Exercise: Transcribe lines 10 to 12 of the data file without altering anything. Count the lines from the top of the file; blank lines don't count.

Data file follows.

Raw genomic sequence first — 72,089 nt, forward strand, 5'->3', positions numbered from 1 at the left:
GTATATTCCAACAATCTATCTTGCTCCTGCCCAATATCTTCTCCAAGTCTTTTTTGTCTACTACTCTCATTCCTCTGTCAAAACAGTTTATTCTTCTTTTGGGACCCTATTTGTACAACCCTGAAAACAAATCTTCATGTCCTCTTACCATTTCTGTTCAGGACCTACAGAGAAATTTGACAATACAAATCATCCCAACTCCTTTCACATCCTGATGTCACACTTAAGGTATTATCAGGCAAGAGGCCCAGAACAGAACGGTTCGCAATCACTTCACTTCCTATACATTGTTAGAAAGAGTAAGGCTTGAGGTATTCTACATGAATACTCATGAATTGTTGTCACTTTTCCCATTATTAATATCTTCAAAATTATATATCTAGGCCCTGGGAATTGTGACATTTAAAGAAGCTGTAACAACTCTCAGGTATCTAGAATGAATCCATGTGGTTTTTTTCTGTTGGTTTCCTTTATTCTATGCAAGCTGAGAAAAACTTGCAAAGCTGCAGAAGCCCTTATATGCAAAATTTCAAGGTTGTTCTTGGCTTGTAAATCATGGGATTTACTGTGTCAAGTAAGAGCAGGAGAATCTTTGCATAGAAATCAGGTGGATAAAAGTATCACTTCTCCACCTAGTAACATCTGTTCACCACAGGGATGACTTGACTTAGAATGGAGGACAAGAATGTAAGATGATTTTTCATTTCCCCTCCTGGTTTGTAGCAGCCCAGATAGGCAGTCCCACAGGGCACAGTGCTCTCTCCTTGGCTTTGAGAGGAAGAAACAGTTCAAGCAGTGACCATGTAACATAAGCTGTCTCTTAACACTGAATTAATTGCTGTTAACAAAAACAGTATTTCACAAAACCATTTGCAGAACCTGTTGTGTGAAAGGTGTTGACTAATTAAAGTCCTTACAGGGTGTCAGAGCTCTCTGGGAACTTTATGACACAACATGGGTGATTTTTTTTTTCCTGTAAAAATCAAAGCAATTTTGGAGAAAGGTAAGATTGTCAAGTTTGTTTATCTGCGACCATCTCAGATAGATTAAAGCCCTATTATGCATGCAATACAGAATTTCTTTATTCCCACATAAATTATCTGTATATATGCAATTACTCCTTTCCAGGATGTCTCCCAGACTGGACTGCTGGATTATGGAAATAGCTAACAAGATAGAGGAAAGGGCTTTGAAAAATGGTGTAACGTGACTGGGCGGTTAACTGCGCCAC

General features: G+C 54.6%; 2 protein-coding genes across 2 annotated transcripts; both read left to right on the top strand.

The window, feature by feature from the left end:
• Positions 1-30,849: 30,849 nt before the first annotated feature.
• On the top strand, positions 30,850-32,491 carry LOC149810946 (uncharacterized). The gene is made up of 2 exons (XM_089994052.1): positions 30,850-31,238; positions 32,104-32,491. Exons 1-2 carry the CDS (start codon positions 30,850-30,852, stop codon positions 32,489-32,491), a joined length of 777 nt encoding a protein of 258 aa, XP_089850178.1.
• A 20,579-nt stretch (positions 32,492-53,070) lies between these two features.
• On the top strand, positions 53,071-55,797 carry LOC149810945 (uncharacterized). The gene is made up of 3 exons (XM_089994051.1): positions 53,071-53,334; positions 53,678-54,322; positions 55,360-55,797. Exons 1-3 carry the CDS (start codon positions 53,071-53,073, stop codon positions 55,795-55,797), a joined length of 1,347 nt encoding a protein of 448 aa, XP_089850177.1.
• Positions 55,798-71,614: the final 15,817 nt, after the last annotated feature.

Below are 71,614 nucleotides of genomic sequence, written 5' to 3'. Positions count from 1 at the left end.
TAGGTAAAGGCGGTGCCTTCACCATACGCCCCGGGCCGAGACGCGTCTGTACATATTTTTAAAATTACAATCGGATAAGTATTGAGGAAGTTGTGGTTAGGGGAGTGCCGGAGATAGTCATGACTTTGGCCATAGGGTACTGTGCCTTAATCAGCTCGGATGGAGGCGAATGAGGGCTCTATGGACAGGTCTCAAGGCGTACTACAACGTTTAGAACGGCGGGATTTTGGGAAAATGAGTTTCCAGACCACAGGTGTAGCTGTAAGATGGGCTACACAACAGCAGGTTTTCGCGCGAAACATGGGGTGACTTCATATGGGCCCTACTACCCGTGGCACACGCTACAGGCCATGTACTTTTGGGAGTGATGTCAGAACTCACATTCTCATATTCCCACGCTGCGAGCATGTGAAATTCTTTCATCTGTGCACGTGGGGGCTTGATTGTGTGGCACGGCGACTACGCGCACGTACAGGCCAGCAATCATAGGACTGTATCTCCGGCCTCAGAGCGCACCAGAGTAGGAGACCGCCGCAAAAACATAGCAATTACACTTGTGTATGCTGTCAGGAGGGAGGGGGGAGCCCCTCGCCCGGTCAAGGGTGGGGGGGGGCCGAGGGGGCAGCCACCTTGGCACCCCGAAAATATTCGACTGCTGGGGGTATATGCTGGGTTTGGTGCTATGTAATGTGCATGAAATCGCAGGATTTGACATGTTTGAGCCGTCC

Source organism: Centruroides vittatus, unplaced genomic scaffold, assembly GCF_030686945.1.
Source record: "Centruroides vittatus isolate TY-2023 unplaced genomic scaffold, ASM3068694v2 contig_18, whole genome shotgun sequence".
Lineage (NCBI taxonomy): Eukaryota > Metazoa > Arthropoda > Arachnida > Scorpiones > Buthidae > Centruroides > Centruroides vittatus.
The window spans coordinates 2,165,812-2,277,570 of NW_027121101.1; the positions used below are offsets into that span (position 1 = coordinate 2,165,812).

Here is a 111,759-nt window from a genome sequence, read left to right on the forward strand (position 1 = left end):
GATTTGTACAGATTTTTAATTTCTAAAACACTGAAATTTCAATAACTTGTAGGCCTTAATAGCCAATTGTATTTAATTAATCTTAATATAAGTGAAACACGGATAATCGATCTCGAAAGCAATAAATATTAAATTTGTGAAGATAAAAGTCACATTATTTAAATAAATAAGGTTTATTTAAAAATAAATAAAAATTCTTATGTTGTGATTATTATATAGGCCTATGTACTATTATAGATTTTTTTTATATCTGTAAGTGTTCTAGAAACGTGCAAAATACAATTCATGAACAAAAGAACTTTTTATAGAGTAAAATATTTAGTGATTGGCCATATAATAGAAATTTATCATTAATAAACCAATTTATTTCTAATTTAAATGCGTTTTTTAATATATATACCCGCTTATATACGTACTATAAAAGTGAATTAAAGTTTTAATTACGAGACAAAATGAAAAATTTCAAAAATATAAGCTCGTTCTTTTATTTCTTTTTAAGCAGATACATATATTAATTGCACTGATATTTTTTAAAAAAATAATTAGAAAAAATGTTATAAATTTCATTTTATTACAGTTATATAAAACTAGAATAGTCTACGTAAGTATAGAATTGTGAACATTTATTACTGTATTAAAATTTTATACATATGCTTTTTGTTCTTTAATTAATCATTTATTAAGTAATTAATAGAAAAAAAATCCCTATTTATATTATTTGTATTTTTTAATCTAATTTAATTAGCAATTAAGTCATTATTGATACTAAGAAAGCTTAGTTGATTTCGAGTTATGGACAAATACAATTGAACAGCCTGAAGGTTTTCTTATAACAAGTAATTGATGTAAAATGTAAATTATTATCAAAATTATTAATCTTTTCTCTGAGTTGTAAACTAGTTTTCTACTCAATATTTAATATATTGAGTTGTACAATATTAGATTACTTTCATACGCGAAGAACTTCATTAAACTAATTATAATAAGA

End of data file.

Below are 71,614 nucleotides of genomic sequence, written 5' to 3'. Positions count from 1 at the left end.
TAGGTAAAGGCGGTGCCTTCACCATACGCCCCGGGCCGAGACGCGTCTGTACATATTTTTAAAATTACAATCGGATAAGTATTGAGGAAGTTGTGGTTAGGGGAGTGCCGGAGATAGTCATGACTTTGGCCATAGGGTACTGTGCCTTAATCAGCTCGGATGGAGGCGAATGAGGGCTCTATGGACAGGTCTCAAGGCGTACTACAACGTTTAGAACGGCGGGATTTTGGGAAAATGAGTTTCCAGACCACAGGTGTAGCTGTAAGATGGGCTACACAACAGCAGGTTTTCGCGCGAAACATGGGGTGACTTCATATGGGCCCTACTACCCGTGGCACACGCTACAGGCCATGTACTTTTGGGAGTGATGTCAGAACTCACATTCTCATATTCCCACGCTGCGAGCATGTGAAATTCTTTCATCTGTGCACGTGGGGGCTTGATTGTGTGGCACGGCGACTACGCGCACGTACAGGCCAGCAATCATAGGACTGTATCTCCGGCCTCAGAGCGCACCAGAGTAGGAGACCGCCGCAAAAACATAGCAATTACACTTGTGTATGCTGTCAGGAGGGAGGGGGGAGCCCCTCGCCCGGTCAAGGGTGGGGGGGGGCCGAGGGGGCAGCCACCTTGGCACCCCGAAAATATTCGACTGCTGGGGGTATATGCTGGGTTTGGTGCTATGTAATGTGCATGAAATCGCAGGATTTGACATGTTTGAGCCGTCC

Source organism: Centruroides vittatus, unplaced genomic scaffold, assembly GCF_030686945.1.